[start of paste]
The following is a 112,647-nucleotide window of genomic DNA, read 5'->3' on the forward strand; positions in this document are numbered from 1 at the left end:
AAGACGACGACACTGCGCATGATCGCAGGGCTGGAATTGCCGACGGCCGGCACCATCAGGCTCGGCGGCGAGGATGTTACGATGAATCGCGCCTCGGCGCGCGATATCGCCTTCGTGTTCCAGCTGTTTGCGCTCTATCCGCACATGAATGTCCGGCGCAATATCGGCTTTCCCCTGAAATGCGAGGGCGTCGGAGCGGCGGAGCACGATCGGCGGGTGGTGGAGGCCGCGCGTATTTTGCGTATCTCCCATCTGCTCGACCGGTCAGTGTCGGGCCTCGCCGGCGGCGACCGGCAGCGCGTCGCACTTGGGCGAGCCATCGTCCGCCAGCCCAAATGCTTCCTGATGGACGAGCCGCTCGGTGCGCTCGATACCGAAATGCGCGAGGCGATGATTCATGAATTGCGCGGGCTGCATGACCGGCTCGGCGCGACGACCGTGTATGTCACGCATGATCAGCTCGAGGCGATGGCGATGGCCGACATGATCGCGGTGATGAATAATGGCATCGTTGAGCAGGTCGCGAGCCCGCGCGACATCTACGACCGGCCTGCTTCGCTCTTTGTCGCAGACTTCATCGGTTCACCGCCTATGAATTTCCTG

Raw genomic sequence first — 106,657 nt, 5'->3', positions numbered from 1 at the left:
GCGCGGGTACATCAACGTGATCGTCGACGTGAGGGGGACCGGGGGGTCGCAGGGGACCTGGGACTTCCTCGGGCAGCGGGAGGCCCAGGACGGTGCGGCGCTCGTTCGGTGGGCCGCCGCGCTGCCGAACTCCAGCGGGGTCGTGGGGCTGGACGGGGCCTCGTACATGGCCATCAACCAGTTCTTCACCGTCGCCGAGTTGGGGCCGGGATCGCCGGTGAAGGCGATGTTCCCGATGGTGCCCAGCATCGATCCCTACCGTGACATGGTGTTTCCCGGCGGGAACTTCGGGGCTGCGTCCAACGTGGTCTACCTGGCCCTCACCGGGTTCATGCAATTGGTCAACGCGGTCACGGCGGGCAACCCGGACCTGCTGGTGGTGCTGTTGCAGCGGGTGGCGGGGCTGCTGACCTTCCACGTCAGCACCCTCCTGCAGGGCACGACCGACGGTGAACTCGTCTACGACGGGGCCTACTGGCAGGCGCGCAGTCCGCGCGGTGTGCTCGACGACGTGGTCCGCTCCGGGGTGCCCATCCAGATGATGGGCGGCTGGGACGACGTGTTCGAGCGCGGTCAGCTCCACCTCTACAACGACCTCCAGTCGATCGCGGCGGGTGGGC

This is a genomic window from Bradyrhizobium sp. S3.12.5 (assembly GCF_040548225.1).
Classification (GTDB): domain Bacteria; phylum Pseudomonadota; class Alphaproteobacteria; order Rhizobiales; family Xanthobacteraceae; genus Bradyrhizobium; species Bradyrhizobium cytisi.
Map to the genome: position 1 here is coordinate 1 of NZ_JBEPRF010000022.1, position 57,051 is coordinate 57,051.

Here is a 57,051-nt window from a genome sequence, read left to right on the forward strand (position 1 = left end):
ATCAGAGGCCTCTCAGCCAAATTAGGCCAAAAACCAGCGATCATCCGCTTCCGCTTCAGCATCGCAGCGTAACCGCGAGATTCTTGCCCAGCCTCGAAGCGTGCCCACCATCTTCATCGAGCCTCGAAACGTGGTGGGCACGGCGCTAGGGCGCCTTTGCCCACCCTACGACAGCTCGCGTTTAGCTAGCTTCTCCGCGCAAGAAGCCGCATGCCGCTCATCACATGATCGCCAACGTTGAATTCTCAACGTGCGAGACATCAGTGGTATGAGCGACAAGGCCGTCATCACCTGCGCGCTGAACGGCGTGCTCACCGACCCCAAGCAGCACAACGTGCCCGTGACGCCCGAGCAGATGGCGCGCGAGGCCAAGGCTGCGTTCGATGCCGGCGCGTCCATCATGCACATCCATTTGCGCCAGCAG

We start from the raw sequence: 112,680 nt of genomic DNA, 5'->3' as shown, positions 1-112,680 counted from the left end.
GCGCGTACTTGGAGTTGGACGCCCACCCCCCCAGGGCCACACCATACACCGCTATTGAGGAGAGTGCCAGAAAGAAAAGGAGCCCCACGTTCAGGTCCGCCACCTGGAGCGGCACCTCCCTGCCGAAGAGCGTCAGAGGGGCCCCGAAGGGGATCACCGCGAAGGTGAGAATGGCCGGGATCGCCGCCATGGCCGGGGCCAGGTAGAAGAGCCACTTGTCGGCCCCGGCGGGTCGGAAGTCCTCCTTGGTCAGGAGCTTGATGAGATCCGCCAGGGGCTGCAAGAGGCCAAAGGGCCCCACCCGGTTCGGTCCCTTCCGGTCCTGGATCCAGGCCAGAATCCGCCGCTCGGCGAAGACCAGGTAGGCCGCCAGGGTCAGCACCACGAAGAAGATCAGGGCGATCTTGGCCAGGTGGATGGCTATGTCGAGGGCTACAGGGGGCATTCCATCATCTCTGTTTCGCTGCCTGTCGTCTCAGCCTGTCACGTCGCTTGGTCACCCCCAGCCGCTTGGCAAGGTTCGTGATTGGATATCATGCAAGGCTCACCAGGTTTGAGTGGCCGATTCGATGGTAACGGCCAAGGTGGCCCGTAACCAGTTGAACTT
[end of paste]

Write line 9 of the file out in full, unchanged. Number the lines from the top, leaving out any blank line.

ATCAGAGGCCTCTCAGCCAAATTAGGCCAAAAACCAGCGATCATCCGCTTCCGCTTCAGCATCGCAGCGTAACCGCGAGATTCTTGCCCAGCCTCGAAGCGTGCCCACCATCTTCATCGAGCCTCGAAACGTGGTGGGCACGGCGCTAGGGCGCCTTTGCCCACCCTACGACAGCTCGCGTTTAGCTAGCTTCTCCGCGCAAGAAGCCGCATGCCGCTCATCACATGATCGCCAACGTTGAATTCTCAACGTGCGAGACATCAGTGGTATGAGCGACAAGGCCGTCATCACCTGCGCGCTGAACGGCGTGCTCACCGACCCCAAGCAGCACAACGTGCCCGTGACGCCCGAGCAGATGGCGCGCGAGGCCAAGGCTGCGTTCGATGCCGGCGCGTCCATCATGCACATCCATTTGCGCCAGCAG